Book the Third - The Track of a Storm
7. VII. A Knock at the Door
"I have saved him." It was not another of the dreams in which he had
often come back; he was really here. And yet his wife trembled, and
a vague but heavy fear was upon her.
All the air round was so thick and dark, the people were so
passionately revengeful and fitful, the innocent were so constantly
put to death on vague suspicion and black malice, it was so
impossible to forget that many as blameless as her husband and as
dear to others as he was to her, every day shared the fate from which
he had been clutched, that her heart could not be as lightened of its
load as she felt it ought to be. The shadows of the wintry afternoon
were beginning to fall, and even now the dreadful carts were rolling
through the streets. Her mind pursued them, looking for him among
the Condemned; and then she clung closer to his real presence and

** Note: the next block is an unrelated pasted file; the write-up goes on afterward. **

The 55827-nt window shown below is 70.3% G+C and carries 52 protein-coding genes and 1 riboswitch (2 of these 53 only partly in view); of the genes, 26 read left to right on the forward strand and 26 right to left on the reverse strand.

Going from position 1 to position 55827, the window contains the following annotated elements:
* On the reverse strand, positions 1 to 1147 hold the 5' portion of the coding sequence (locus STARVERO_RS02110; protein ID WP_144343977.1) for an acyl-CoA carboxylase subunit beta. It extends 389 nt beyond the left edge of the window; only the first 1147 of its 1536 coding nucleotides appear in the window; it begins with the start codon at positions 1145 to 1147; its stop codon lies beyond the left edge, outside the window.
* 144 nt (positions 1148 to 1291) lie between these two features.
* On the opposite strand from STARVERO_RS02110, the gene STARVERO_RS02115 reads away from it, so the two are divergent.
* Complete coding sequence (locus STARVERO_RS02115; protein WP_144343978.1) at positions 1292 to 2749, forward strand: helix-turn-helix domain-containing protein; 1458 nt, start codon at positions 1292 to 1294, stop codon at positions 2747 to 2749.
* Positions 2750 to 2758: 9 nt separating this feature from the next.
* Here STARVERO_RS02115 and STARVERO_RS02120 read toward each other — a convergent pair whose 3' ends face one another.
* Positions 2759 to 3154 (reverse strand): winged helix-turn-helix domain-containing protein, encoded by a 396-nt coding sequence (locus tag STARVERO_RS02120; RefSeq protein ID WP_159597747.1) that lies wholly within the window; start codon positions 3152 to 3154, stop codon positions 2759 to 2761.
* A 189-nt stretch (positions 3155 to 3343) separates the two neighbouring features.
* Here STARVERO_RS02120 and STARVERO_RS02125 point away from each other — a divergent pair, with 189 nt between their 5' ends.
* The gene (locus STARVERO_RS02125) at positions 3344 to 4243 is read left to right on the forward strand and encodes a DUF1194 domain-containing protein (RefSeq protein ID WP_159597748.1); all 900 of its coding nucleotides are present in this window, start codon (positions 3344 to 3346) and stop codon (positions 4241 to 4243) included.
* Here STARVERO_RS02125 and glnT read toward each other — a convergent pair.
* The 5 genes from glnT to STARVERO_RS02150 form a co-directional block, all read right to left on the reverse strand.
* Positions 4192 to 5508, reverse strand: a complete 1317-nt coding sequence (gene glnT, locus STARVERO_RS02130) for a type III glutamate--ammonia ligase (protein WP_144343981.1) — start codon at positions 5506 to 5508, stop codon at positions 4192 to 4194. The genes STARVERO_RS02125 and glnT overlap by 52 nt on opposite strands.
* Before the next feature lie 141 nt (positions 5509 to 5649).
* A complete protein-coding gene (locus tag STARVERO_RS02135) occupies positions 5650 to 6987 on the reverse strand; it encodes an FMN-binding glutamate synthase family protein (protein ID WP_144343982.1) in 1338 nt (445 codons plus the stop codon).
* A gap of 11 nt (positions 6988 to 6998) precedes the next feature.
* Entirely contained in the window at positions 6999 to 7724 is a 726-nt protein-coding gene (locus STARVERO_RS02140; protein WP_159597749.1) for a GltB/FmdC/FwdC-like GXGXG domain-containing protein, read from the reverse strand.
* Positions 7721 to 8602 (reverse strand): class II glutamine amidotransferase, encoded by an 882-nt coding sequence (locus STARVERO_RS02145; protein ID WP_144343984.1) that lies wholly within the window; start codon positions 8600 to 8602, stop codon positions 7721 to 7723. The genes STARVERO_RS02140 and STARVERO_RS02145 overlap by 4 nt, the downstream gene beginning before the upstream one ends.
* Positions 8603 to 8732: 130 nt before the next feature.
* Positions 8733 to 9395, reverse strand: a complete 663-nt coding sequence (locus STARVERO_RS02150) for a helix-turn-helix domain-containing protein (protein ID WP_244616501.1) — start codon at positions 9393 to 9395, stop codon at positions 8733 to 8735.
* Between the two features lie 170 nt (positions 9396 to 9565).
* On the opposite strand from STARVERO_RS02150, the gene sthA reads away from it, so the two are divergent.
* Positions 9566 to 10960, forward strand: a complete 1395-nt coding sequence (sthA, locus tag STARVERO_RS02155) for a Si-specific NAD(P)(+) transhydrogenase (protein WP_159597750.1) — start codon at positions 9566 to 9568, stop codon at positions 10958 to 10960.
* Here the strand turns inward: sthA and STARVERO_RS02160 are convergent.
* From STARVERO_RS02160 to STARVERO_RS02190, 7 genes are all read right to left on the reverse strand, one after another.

Her father, cheering her, showed a compassionate superiority to this
woman's weakness, which was wonderful to see. No garret, no shoemaking,
no One Hundred and Five, North Tower, now! He had accomplished the
task he had set himself, his promise was redeemed, he had saved Charles.
Let them all lean upon him.
Their housekeeping was of a very frugal kind: not only because that
was the safest way of life, involving the least offence to the
people, but because they were not rich, and Charles, throughout his
imprisonment, had had to pay heavily for his bad food, and for his
guard, and towards the living of the poorer prisoners. Partly on
this account, and partly to avoid a domestic spy, they kept no
servant; the citizen and citizeness who acted as porters at the
courtyard gate, rendered them occasional service; and Jerry (almost
wholly transferred to them by Mr. Lorry) had become their daily
retainer, and had his bed there every night.
It was an ordinance of the Republic One and Indivisible of Liberty,
Equality, Fraternity, or Death, that on the door or doorpost of every
house, the name of every inmate must be legibly inscribed in letters
of a certain size, at a certain convenient height from the ground.
Mr. Jerry Cruncher's name, therefore, duly embellished the doorpost
down below; and, as the afternoon shadows deepened, the owner of that
name himself appeared, from overlooking a painter whom Doctor Manette
had employed to add to the list the name of Charles Evremonde, called